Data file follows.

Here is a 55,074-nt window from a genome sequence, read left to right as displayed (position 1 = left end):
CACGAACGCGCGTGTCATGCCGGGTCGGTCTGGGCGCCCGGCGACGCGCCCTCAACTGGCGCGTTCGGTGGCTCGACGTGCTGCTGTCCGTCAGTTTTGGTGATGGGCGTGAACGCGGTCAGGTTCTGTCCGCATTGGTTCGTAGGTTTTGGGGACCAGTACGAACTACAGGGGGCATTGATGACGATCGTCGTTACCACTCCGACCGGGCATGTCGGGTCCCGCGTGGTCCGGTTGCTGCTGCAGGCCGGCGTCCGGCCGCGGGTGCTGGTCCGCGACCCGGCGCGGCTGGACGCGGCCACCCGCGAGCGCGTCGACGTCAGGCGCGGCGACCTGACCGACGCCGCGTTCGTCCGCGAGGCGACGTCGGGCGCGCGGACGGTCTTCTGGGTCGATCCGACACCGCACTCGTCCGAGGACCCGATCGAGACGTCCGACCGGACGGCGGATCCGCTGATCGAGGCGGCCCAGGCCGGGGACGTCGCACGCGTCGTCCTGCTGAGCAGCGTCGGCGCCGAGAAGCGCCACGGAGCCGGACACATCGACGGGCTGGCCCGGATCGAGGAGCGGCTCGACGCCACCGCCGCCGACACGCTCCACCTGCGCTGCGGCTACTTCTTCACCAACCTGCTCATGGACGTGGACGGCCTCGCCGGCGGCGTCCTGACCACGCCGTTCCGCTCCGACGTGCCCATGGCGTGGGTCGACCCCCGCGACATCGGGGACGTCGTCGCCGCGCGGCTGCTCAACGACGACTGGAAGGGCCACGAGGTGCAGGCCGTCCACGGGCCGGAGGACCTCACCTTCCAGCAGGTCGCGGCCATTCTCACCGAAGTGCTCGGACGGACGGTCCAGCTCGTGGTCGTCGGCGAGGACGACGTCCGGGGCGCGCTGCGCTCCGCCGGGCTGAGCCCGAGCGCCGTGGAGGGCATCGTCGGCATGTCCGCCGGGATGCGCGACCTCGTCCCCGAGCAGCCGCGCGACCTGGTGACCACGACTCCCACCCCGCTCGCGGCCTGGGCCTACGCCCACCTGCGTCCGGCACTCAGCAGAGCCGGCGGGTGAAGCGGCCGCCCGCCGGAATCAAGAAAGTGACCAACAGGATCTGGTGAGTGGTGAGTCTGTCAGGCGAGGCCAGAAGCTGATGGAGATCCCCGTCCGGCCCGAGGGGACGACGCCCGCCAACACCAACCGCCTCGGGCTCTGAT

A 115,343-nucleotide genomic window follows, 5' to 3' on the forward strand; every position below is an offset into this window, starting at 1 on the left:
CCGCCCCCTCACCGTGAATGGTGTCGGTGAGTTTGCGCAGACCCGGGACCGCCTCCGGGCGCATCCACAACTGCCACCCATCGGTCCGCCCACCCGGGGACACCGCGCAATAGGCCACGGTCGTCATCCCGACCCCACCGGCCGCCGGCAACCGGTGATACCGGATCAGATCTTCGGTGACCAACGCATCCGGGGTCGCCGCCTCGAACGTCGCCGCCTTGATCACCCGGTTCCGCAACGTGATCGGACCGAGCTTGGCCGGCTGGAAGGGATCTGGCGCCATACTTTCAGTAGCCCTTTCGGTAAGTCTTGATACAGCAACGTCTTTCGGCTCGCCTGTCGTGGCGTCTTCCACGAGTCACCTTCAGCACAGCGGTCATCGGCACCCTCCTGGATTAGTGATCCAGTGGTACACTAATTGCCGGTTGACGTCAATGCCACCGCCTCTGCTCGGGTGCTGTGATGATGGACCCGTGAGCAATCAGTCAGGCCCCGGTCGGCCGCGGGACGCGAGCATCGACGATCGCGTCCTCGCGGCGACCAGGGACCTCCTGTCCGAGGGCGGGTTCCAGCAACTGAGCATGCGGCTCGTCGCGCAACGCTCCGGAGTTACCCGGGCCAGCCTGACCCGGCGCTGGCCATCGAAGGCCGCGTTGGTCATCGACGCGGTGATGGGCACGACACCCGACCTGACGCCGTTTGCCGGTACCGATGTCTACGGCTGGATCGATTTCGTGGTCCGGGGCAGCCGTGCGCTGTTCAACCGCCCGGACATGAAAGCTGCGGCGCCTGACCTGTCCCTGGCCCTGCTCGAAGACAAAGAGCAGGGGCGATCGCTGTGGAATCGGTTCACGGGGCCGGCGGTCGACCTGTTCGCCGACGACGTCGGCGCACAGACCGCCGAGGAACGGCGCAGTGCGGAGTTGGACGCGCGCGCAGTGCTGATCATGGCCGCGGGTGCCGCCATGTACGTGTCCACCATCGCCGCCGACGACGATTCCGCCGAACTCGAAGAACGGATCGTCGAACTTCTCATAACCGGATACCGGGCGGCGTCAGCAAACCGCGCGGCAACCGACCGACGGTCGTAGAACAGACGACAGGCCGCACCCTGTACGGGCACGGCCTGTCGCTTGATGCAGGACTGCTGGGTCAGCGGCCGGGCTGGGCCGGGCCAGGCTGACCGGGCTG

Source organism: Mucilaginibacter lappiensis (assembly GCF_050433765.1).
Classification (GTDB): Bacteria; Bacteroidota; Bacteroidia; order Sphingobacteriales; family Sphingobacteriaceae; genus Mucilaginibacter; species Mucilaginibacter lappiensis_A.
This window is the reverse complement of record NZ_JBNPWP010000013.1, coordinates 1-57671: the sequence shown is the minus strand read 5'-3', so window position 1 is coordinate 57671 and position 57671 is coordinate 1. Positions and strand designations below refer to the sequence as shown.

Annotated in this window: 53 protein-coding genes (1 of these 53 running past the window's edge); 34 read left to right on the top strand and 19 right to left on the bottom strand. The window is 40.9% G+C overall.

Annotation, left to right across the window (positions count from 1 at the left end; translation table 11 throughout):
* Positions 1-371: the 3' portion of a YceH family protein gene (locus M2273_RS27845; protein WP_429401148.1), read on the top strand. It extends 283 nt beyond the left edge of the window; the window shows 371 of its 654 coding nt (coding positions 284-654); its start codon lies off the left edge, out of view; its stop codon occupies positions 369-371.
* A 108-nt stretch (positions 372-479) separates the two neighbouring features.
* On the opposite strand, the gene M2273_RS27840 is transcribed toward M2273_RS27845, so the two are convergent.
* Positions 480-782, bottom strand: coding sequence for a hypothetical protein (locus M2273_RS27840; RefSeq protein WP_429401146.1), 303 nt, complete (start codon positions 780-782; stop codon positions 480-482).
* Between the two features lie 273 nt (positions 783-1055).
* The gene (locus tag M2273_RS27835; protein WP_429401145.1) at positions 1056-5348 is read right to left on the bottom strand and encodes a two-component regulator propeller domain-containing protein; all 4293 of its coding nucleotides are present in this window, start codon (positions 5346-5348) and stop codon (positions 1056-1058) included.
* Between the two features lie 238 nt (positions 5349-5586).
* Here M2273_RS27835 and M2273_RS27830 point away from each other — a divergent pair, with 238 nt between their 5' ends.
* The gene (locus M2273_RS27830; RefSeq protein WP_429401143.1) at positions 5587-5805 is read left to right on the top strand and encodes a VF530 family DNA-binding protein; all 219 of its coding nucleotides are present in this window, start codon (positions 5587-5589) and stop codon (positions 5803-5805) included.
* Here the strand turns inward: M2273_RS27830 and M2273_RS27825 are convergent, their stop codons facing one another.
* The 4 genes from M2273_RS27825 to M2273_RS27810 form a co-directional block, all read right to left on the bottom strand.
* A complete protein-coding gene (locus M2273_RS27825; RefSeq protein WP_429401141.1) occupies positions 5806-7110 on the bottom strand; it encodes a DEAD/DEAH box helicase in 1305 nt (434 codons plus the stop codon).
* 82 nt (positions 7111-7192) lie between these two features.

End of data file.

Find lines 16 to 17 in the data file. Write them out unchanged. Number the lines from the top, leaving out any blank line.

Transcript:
* Between the two features lie 238 nt (positions 5349-5586).
* Here M2273_RS27835 and M2273_RS27830 point away from each other — a divergent pair, with 238 nt between their 5' ends.